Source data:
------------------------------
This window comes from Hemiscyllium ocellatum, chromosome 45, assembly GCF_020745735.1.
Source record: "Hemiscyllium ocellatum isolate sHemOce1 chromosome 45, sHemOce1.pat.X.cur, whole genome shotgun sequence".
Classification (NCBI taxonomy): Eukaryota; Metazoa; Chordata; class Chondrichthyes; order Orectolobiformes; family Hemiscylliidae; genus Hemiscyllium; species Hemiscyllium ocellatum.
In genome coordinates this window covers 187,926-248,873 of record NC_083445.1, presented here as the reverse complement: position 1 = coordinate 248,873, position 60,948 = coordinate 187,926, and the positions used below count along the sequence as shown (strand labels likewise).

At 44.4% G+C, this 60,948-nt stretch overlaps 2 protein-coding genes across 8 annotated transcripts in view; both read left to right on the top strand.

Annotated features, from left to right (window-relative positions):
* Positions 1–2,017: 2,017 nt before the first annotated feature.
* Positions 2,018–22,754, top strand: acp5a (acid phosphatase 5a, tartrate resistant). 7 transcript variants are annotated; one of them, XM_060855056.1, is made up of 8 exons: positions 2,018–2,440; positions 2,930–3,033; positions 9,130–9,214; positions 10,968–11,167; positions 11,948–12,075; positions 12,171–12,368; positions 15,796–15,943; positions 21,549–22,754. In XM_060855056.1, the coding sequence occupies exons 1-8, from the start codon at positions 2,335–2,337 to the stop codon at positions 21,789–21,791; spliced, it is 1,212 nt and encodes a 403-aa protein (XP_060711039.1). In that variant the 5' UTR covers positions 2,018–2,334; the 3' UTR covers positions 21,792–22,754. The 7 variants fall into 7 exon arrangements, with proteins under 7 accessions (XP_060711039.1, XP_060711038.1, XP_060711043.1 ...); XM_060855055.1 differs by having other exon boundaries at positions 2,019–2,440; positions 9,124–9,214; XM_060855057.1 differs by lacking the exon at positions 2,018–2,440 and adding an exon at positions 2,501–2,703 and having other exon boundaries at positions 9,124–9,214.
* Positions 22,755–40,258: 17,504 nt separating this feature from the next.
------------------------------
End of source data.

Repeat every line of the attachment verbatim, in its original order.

This window comes from Hemiscyllium ocellatum, chromosome 45, assembly GCF_020745735.1.
Source record: "Hemiscyllium ocellatum isolate sHemOce1 chromosome 45, sHemOce1.pat.X.cur, whole genome shotgun sequence".
Classification (NCBI taxonomy): Eukaryota; Metazoa; Chordata; class Chondrichthyes; order Orectolobiformes; family Hemiscylliidae; genus Hemiscyllium; species Hemiscyllium ocellatum.
In genome coordinates this window covers 187,926-248,873 of record NC_083445.1, presented here as the reverse complement: position 1 = coordinate 248,873, position 60,948 = coordinate 187,926, and the positions used below count along the sequence as shown (strand labels likewise).

At 44.4% G+C, this 60,948-nt stretch overlaps 2 protein-coding genes across 8 annotated transcripts in view; both read left to right on the top strand.

Annotated features, from left to right (window-relative positions):
* Positions 1–2,017: 2,017 nt before the first annotated feature.
* Positions 2,018–22,754, top strand: acp5a (acid phosphatase 5a, tartrate resistant). 7 transcript variants are annotated; one of them, XM_060855056.1, is made up of 8 exons: positions 2,018–2,440; positions 2,930–3,033; positions 9,130–9,214; positions 10,968–11,167; positions 11,948–12,075; positions 12,171–12,368; positions 15,796–15,943; positions 21,549–22,754. In XM_060855056.1, the coding sequence occupies exons 1-8, from the start codon at positions 2,335–2,337 to the stop codon at positions 21,789–21,791; spliced, it is 1,212 nt and encodes a 403-aa protein (XP_060711039.1). In that variant the 5' UTR covers positions 2,018–2,334; the 3' UTR covers positions 21,792–22,754. The 7 variants fall into 7 exon arrangements, with proteins under 7 accessions (XP_060711039.1, XP_060711038.1, XP_060711043.1 ...); XM_060855055.1 differs by having other exon boundaries at positions 2,019–2,440; positions 9,124–9,214; XM_060855057.1 differs by lacking the exon at positions 2,018–2,440 and adding an exon at positions 2,501–2,703 and having other exon boundaries at positions 9,124–9,214.
* Positions 22,755–40,258: 17,504 nt separating this feature from the next.